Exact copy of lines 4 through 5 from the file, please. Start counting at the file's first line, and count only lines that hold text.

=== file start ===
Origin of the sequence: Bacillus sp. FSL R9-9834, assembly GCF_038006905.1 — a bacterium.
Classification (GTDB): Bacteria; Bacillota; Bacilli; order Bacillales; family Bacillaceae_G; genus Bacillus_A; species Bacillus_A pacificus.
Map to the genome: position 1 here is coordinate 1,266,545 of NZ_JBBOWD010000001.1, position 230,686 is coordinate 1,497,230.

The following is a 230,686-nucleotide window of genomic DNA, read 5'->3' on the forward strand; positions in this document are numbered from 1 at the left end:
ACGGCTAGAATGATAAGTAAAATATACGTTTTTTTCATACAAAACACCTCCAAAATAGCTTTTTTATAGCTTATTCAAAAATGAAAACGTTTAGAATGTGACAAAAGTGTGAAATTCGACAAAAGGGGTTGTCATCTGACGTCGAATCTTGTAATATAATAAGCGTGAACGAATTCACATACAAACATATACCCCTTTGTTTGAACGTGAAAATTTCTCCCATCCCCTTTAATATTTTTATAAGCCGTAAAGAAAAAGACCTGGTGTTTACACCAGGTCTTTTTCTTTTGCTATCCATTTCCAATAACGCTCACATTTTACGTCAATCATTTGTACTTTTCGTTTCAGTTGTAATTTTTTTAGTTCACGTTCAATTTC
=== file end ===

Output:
The following is a 230,686-nucleotide window of genomic DNA, read 5'->3' on the forward strand; positions in this document are numbered from 1 at the left end:
ACGGCTAGAATGATAAGTAAAATATACGTTTTTTTCATACAAAACACCTCCAAAATAGCTTTTTTATAGCTTATTCAAAAATGAAAACGTTTAGAATGTGACAAAAGTGTGAAATTCGACAAAAGGGGTTGTCATCTGACGTCGAATCTTGTAATATAATAAGCGTGAACGAATTCACATACAAACATATACCCCTTTGTTTGAACGTGAAAATTTCTCCCATCCCCTTTAATATTTTTATAAGCCGTAAAGAAAAAGACCTGGTGTTTACACCAGGTCTTTTTCTTTTGCTATCCATTTCCAATAACGCTCACATTTTACGTCAATCATTTGTACTTTTCGTTTCAGTTGTAATTTTTTTAGTTCACGTTCAATTTC